• Sal

      Yes, though I would never steal your trademarked phrase!

  • Lydia

    Hear, hear — I threw out the ‘rules’ years ago. Instead, I keep my eyes peeled for things that I know will work & flatter me, while at the same time, I try to remain open to trying new things. I almost turned away from ever wearing striped tops (but I could never really give them up, despite rule naysayers…)– until the day last summer when I found the ‘right’ one for me. The fabric wasn’t too stretchy over my big bust, and the stripes retained their ‘shape’ when I wore them. I bought it, and haven’t looked back. In fact, I think I will wear it again soon, now that the weather is better. Thanks for reminding us to keep trying new things, and to think beyond rules.

  • Anonymous

    The one about the horizontal stripes is paticularly criminal. If you actually stop and look at people, vertical stripes are the ones that make you look fatter. But there go many women who would have been helped by the way horizontal stripes can create a defined waist while vertical stripes bulge outward, rejecting them without even thinking about it.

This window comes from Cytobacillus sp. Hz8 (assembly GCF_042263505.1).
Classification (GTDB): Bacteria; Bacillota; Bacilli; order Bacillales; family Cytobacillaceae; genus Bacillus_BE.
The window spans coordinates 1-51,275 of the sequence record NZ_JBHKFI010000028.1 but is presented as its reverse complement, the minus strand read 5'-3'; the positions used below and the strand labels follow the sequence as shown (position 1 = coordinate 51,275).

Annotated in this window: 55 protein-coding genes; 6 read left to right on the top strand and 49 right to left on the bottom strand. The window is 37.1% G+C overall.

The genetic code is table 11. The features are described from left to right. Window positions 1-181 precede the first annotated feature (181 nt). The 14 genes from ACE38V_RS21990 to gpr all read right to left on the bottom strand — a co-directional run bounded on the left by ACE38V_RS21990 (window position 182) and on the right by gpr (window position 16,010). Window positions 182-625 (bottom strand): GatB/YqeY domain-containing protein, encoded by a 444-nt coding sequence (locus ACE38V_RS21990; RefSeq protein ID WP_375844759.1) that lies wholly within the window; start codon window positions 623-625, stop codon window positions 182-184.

I’ve had a fair bit of fun with blue and green.

    However there are some items you can just look a bit ridiculous in. I tried skinny jeans when I had wide hips, and it was disastrous. But I encourage people to do just that and TRY the garment and see how it looks on them personally rather than taking these “rules” at face value.

  • I used to subscribe to the whole ‘curvy girls can’t wear stripes or skinny jeans thing’. Then I did the unthinkable: I bought a black-and-white striped v-neck and a pair of dark skinny jeans.

    Now I wear them together, with flat pumps and a beret.

    <3

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  • I totally agree. Iwear my slim jeans because I found out the y fit me better than my straight leg jeans I was supposed to wear for my body type.This was a revelation and got me thinking that I might have to break a few rules to find what really suits me.

  • currently on the hunt for a maxi dress…i’m 5′ 1″. eff all them nay-sayers :)! thanks for this, it was wonderful.

  • Remember how I said a few weeks ago that I couldn’t wear short (as in, not-maxi) skirts because of my thick, balloony legs? This weekend, I achieved my goal of walking 100km for charity, and I’m now living up to my promise to my legs show them off proudly – balloony, or otherwise.